Scientists have found signs of water on Red Planet, which is Earth's neighbor, hinting that some form of life was once likely even though Mars is now a dry place with a thin atmosphere, extreme winters and dust storms.
NASA said it will find out whether its Mars Science Laboratory and rover, Curiosity -- designed to hunt for soil-based signatures of life and send back data to prepare for a future human mission -- landed safely at 1:31 am Eastern time (0531 GMT) on Monday.
That will be about 14 minutes after the touchdown actually happens due to the time it takes for spacecraft signals to travel from Mars to Earth.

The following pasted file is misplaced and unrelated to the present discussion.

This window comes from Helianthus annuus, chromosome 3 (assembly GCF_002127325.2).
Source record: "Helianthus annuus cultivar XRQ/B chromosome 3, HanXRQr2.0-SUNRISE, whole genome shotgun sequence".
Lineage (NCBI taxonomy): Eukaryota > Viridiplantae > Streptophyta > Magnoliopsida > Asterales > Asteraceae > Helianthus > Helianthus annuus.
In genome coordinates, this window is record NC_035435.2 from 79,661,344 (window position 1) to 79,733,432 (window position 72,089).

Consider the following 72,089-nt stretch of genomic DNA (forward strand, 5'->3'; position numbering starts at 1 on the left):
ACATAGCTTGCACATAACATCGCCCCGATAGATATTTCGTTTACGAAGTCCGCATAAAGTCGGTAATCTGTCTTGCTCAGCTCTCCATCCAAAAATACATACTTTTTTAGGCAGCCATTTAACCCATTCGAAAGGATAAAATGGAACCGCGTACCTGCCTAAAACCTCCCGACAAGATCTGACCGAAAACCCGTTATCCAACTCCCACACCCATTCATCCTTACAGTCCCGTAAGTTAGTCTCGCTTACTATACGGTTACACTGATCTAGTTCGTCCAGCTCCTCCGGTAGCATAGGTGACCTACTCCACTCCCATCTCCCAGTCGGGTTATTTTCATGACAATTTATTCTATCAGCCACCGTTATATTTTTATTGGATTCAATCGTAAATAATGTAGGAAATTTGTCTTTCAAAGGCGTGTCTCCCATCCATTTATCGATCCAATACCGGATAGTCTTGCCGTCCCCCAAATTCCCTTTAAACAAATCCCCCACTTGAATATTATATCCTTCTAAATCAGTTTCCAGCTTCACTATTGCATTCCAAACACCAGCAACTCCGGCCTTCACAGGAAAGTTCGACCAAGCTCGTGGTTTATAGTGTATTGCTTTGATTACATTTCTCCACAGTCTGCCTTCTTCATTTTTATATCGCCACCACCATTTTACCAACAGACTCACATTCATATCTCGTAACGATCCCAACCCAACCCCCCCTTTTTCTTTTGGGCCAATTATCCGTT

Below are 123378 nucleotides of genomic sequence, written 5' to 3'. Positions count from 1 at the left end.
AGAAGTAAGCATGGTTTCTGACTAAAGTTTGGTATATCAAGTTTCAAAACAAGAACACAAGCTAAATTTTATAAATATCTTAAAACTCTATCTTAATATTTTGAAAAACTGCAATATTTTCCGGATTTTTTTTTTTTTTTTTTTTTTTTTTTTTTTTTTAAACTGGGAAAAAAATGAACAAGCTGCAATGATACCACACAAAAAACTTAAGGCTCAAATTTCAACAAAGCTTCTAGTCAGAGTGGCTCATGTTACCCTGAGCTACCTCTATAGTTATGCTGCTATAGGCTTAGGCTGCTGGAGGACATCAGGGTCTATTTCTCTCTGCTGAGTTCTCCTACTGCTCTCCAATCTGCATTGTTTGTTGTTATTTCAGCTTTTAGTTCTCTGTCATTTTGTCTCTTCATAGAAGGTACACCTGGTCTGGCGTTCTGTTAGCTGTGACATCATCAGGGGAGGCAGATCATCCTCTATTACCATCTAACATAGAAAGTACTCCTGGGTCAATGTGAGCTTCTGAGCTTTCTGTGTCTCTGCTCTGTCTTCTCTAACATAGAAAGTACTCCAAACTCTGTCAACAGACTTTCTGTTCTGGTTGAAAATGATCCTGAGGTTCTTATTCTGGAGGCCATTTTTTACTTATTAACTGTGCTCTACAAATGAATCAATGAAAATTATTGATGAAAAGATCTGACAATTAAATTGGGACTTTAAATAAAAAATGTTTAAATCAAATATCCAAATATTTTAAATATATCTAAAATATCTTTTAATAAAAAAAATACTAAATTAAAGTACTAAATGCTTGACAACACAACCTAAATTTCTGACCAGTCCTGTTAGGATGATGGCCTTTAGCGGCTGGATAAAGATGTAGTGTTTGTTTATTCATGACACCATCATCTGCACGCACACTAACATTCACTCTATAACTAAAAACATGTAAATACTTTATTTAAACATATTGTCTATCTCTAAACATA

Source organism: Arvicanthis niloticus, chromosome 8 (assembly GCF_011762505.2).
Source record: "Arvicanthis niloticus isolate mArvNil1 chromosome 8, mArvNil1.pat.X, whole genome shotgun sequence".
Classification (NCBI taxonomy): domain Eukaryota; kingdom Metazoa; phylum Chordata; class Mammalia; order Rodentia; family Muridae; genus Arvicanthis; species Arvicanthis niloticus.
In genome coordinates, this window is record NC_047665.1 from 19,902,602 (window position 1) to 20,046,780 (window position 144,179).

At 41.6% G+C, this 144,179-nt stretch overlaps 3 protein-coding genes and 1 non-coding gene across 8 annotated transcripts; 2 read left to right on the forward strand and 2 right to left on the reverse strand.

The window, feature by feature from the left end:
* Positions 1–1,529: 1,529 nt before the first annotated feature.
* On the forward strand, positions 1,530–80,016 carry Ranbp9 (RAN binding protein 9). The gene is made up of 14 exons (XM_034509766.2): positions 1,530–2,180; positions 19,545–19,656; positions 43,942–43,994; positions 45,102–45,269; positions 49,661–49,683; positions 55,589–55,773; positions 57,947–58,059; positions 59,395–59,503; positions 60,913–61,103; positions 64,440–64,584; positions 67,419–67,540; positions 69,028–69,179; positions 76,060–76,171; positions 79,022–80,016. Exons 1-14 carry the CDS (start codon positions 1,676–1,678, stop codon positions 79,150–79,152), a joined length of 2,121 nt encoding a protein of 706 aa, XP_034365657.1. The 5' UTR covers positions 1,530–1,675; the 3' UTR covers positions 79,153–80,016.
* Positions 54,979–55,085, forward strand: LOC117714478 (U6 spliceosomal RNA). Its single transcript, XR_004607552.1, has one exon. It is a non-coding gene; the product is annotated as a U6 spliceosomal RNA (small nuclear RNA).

Update: NASA's $2.5 billion Mars rover sent back its first signals to mission control as it was about to enter the Red Planet's atmosphere in the final moments of a dramatic touchdown.
"We can confirm that the event is actually happening," said a member of mission control at NASA's Jet Propulsion Laboratory. "We are receiving heartbeat tones at this time, things are looking good."